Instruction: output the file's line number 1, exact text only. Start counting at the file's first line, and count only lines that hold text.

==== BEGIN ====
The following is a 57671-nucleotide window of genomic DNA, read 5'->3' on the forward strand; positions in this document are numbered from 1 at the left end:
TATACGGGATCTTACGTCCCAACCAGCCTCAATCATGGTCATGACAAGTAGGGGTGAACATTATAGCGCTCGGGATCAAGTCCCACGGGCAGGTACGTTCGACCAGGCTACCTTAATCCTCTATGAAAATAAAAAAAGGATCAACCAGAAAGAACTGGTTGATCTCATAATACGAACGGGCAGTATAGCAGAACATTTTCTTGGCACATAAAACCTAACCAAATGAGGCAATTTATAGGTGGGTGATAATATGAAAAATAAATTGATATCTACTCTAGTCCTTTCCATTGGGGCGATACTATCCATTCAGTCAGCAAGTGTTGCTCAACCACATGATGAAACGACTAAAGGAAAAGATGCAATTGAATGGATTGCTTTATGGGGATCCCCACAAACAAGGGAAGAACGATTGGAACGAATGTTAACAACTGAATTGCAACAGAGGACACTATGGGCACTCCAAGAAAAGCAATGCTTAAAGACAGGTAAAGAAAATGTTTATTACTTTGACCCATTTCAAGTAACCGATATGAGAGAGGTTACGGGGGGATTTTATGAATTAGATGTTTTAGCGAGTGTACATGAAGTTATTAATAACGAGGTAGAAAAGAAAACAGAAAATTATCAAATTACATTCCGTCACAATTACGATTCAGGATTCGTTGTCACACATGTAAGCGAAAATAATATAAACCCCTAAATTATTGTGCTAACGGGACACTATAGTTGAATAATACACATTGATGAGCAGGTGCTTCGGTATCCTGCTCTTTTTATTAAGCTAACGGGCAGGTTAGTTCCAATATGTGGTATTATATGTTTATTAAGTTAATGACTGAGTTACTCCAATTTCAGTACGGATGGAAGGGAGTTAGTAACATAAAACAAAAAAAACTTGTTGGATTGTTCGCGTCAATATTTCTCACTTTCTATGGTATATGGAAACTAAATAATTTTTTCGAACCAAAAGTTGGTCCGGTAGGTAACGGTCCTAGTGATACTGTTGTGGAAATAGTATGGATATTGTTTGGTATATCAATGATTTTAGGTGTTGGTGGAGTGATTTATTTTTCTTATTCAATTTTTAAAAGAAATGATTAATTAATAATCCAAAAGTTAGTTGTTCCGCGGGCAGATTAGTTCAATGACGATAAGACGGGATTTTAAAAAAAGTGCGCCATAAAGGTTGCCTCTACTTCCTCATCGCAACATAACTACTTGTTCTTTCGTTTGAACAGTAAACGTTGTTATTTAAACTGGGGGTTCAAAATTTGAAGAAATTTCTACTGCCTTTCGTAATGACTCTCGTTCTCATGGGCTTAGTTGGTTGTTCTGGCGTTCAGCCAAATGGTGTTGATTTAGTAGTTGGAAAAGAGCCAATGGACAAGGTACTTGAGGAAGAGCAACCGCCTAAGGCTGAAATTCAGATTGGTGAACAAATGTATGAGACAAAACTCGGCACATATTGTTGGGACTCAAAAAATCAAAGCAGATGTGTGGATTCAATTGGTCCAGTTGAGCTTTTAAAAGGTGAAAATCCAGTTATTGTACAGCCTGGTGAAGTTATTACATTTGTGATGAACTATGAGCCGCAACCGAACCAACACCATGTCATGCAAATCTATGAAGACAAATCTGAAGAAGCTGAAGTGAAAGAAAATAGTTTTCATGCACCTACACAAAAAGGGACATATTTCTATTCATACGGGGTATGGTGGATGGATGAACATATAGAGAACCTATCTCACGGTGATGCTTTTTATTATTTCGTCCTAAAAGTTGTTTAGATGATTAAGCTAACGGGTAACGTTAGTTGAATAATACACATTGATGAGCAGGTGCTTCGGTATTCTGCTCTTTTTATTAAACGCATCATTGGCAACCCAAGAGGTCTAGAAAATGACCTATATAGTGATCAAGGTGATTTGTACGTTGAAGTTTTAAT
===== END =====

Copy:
The following is a 57671-nucleotide window of genomic DNA, read 5'->3' on the forward strand; positions in this document are numbered from 1 at the left end: